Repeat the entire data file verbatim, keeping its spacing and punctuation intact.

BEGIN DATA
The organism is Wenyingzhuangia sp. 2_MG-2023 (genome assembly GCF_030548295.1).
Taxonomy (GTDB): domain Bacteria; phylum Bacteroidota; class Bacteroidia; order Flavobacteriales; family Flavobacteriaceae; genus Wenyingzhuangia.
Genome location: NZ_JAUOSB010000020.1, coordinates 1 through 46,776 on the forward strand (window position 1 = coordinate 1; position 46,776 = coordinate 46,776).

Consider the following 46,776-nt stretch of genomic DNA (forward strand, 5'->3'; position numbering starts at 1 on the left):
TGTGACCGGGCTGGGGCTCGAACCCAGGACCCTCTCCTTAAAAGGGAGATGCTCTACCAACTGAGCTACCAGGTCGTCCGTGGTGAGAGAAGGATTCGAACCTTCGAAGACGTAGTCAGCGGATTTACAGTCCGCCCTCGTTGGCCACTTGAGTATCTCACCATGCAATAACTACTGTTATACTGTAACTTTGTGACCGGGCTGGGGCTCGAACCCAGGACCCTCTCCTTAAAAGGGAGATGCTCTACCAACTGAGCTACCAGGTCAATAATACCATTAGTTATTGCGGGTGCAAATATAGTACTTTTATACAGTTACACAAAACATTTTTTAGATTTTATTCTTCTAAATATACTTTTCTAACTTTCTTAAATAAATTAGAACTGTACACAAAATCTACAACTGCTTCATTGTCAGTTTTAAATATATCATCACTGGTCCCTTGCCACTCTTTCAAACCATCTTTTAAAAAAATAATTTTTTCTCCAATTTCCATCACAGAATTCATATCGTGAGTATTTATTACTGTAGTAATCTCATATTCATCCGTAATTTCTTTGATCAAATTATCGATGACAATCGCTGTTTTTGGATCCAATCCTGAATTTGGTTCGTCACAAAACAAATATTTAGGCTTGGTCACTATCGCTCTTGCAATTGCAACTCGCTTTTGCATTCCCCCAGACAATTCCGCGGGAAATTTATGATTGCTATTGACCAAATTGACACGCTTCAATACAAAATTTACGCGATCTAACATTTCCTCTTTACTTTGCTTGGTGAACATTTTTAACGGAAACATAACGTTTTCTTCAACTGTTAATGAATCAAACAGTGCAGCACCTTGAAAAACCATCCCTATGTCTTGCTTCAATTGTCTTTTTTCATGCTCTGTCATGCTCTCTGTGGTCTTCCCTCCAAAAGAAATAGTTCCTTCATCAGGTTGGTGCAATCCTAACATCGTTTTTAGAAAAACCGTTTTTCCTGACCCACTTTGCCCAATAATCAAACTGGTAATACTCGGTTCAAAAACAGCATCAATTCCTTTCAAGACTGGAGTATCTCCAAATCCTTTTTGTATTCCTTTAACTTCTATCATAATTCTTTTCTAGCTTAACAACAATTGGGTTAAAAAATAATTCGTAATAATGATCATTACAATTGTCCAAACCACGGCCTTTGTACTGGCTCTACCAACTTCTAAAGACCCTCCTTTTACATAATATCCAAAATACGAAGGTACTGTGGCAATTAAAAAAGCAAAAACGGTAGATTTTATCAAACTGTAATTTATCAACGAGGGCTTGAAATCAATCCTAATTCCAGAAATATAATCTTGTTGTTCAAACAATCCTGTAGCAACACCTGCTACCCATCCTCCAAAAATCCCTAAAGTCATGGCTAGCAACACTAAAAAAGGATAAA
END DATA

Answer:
The organism is Wenyingzhuangia sp. 2_MG-2023 (genome assembly GCF_030548295.1).
Taxonomy (GTDB): domain Bacteria; phylum Bacteroidota; class Bacteroidia; order Flavobacteriales; family Flavobacteriaceae; genus Wenyingzhuangia.
Genome location: NZ_JAUOSB010000020.1, coordinates 1 through 46,776 on the forward strand (window position 1 = coordinate 1; position 46,776 = coordinate 46,776).

Consider the following 46,776-nt stretch of genomic DNA (forward strand, 5'->3'; position numbering starts at 1 on the left):
TGTGACCGGGCTGGGGCTCGAACCCAGGACCCTCTCCTTAAAAGGGAGATGCTCTACCAACTGAGCTACCAGGTCGTCCGTGGTGAGAGAAGGATTCGAACCTTCGAAGACGTAGTCAGCGGATTTACAGTCCGCCCTCGTTGGCCACTTGAGTATCTCACCATGCAATAACTACTGTTATACTGTAACTTTGTGACCGGGCTGGGGCTCGAACCCAGGACCCTCTCCTTAAAAGGGAGATGCTCTACCAACTGAGCTACCAGGTCAATAATACCATTAGTTATTGCGGGTGCAAATATAGTACTTTTATACAGTTACACAAAACATTTTTTAGATTTTATTCTTCTAAATATACTTTTCTAACTTTCTTAAATAAATTAGAACTGTACACAAAATCTACAACTGCTTCATTGTCAGTTTTAAATATATCATCACTGGTCCCTTGCCACTCTTTCAAACCATCTTTTAAAAAAATAATTTTTTCTCCAATTTCCATCACAGAATTCATATCGTGAGTATTTATTACTGTAGTAATCTCATATTCATCCGTAATTTCTTTGATCAAATTATCGATGACAATCGCTGTTTTTGGATCCAATCCTGAATTTGGTTCGTCACAAAACAAATATTTAGGCTTGGTCACTATCGCTCTTGCAATTGCAACTCGCTTTTGCATTCCCCCAGACAATTCCGCGGGAAATTTATGATTGCTATTGACCAAATTGACACGCTTCAATACAAAATTTACGCGATCTAACATTTCCTCTTTACTTTGCTTGGTGAACATTTTTAACGGAAACATAACGTTTTCTTCAACTGTTAATGAATCAAACAGTGCAGCACCTTGAAAAACCATCCCTATGTCTTGCTTCAATTGTCTTTTTTCATGCTCTGTCATGCTCTCTGTGGTCTTCCCTCCAAAAGAAATAGTTCCTTCATCAGGTTGGTGCAATCCTAACATCGTTTTTAGAAAAACCGTTTTTCCTGACCCACTTTGCCCAATAATCAAACTGGTAATACTCGGTTCAAAAACAGCATCAATTCCTTTCAAGACTGGAGTATCTCCAAATCCTTTTTGTATTCCTTTAACTTCTATCATAATTCTTTTCTAGCTTAACAACAATTGGGTTAAAAAATAATTCGTAATAATGATCATTACAATTGTCCAAACCACGGCCTTTGTACTGGCTCTACCAACTTCTAAAGACCCTCCTTTTACATAATATCCAAAATACGAAGGTACTGTGGCAATTAAAAAAGCAAAAACGGTAGATTTTATCAAACTGTAATTTATCAACGAGGGCTTGAAATCAATCCTAATTCCAGAAATATAATCTTGTTGTTCAAACAATCCTGTAGCAACACCTGCTACCCATCCTCCAAAAATCCCTAAAGTCATGGCTAGCAACACTAAAAAAGGATAAA